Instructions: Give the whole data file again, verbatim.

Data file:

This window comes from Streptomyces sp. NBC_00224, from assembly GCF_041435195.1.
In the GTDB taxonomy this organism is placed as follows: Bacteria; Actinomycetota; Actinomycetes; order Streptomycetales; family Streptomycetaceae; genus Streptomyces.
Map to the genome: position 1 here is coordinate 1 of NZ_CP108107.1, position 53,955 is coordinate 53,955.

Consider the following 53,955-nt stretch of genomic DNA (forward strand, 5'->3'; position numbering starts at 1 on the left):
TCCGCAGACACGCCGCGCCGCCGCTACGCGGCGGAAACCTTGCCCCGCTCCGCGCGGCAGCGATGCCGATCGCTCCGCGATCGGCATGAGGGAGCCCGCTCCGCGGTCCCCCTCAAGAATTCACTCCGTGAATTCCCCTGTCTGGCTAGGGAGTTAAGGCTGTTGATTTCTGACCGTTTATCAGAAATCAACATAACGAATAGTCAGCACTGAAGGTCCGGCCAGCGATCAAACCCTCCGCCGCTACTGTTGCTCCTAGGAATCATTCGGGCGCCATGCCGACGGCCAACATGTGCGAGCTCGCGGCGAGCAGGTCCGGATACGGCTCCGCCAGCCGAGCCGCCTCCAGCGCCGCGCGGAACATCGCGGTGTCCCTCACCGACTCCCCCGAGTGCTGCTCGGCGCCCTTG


This window comes from Streptomyces sp. NBC_00224, from assembly GCF_041435195.1.
In the GTDB taxonomy this organism is placed as follows: Bacteria; Actinomycetota; Actinomycetes; order Streptomycetales; family Streptomycetaceae; genus Streptomyces.
Map to the genome: position 1 here is coordinate 1 of NZ_CP108107.1, position 53,955 is coordinate 53,955.

Consider the following 53,955-nt stretch of genomic DNA (forward strand, 5'->3'; position numbering starts at 1 on the left):
TCCGCAGACACGCCGCGCCGCCGCTACGCGGCGGAAACCTTGCCCCGCTCCGCGCGGCAGCGATGCCGATCGCTCCGCGATCGGCATGAGGGAGCCCGCTCCGCGGTCCCCCTCAAGAATTCACTCCGTGAATTCCCCTGTCTGGCTAGGGAGTTAAGGCTGTTGATTTCTGACCGTTTATCAGAAATCAACATAACGAATAGTCAGCACTGAAGGTCCGGCCAGCGATCAAACCCTCCGCCGCTACTGTTGCTCCTAGGAATCATTCGGGCGCCATGCCGACGGCCAACATGTGCGAGCTCGCGGCGAGCAGGTCCGGATACGGCTCCGCCAGCCGAGCCGCCTCCAGCGCCGCGCGGAACATCGCGGTGTCCCTCACCGACTCCCCCGAGTGCTGCTCGGCGCCCTTG